Mesdames, Mademoiselles

Ladies Night in Cannes


Natalia Vodianova, Francisco Costa, and Uma Thurman   
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There are plenty of big-budget box-office draws premiering at Cannes this week—Kung Fu Panda 2 with its Angelina Jolie cameo among them—but at last night's Calvin Klein Euphoria and Calvin Klein Collection-sponsored Independent Filmmakers Project (IFP) fête honoring women in film, the focus was on the few, the small, the indie.

"It's good for us to be involved, obviously," Calvin Klein Collection designer Francisco Costa said at the beachfront party in front of the Hotel Martinez. In town just for the night—he has a Resort collection to produce—Costa lamented the fact that he won't be able to take in any movies, but insisted that "the cause is what matters." The cause, explained IFP Executive Director Joana Vicente, is celebrating women who are doing smart, inspiring work. "This year, there are 30 women filmmakers at Cannes—eight in official selection—which is crazy," she said. Crazy good.

Uma Thurman, who was one of the honorees and is also a judge at this year's festival, has slummed it in the name of art once or twice before. "Craft services," she deadpanned of the on-set differences between working on a studio picture and something more grass roots. "And I usually have to bring clothes from my own closet [for the latter]." There was more fashion talk later on at the evening's unofficial Le Baron after-party, fêting the relaunch of and graffiti artist-slash-nightlife impresario André Saraiva's directorial debut in The Shoe. "It's about freedom," Saraiva said of his short film, although Olivier Zahm, who co-wrote it, took a different view. "It's about the violence of consumerism—how crazy we can become because we are addicted to [it]."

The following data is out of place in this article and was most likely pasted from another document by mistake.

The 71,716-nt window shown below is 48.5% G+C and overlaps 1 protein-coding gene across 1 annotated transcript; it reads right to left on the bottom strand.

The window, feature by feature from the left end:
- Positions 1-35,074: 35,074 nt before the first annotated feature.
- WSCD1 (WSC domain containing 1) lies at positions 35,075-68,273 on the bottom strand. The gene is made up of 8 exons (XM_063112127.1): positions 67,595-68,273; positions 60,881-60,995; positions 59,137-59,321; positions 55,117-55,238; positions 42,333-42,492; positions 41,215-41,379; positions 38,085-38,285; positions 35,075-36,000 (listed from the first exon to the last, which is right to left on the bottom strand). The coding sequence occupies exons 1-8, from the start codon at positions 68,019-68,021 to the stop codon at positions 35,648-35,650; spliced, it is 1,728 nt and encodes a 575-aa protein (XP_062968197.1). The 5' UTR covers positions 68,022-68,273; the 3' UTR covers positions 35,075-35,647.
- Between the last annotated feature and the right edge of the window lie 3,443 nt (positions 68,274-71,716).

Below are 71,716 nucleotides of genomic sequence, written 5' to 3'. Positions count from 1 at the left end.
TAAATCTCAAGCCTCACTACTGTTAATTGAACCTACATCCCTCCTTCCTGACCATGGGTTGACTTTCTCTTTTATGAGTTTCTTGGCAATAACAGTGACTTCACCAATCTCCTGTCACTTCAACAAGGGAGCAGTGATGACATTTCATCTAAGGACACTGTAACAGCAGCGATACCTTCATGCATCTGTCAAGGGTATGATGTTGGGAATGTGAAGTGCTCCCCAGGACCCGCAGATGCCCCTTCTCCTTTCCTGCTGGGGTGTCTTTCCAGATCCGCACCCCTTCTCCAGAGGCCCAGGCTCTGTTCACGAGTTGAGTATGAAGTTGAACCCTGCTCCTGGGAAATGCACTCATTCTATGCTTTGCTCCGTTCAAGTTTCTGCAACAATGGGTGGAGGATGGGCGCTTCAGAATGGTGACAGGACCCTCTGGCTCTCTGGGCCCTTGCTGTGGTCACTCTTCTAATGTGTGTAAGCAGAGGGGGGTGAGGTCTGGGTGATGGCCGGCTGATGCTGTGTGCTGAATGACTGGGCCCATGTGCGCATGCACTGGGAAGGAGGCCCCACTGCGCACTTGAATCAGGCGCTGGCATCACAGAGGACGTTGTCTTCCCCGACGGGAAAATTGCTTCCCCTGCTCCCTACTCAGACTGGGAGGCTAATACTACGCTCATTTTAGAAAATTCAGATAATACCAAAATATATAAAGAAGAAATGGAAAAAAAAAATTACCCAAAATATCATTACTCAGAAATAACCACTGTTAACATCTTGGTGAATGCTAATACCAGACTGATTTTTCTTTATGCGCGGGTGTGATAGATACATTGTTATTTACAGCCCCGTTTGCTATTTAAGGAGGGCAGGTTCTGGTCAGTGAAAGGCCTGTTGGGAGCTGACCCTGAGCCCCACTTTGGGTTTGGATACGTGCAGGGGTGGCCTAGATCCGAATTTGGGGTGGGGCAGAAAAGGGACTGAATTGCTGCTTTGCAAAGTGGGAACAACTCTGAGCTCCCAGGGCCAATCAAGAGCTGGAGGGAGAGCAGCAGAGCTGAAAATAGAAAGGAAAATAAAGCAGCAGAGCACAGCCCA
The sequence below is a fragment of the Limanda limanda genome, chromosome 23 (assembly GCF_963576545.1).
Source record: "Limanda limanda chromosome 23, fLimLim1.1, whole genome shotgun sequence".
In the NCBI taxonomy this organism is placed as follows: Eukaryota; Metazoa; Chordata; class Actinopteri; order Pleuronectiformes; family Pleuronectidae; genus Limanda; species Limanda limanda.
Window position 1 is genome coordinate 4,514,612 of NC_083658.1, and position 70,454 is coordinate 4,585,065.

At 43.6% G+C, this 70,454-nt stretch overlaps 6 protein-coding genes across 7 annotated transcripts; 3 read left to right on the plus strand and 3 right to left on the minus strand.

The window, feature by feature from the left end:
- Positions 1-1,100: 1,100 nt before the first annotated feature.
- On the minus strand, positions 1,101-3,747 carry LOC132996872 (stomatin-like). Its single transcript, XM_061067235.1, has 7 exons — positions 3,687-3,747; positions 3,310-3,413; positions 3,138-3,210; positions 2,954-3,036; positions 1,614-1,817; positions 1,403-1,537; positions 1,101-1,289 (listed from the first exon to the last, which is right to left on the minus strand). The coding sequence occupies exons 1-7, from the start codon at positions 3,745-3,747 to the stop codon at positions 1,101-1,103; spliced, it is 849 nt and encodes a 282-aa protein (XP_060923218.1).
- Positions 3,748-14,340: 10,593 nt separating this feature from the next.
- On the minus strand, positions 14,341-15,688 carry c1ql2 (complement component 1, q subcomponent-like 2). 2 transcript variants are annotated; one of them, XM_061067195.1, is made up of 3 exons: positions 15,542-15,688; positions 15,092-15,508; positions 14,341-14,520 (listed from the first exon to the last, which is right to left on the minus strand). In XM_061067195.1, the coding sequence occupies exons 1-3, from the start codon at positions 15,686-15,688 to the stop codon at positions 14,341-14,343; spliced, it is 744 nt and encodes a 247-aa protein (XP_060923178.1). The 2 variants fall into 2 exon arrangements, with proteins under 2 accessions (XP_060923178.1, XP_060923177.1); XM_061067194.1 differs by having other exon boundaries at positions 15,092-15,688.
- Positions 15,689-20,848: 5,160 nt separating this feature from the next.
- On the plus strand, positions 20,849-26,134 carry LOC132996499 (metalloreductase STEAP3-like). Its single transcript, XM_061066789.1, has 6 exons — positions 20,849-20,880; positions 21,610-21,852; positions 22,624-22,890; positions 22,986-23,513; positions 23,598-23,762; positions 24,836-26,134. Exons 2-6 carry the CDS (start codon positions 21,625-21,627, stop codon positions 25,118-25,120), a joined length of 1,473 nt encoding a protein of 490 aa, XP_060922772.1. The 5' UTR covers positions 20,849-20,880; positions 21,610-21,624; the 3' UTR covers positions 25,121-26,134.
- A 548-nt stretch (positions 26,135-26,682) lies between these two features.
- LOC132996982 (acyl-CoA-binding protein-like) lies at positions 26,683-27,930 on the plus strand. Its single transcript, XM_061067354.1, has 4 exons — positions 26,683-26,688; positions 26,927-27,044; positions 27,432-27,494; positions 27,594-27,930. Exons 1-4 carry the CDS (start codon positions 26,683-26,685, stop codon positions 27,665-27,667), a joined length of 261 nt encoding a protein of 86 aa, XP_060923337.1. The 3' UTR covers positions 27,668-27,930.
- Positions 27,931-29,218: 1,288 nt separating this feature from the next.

Shopping is an affliction Zahm knows something about. His overhauled site will include Purple Boutique, an e-commerce section stocked with fashion and accessory collaborations "done by our friends," along with an "artistic quality" video gallery and (what else?) a Purple "sex domain." The Shoe's most memorable scene is a steamy and very explicit naked tryst between Kids star Leo Fitzpatrick and Saraiva's real-life love interest, Annabelle Dexter-Jones. Talk about a celebration of women—and the female form—in film.

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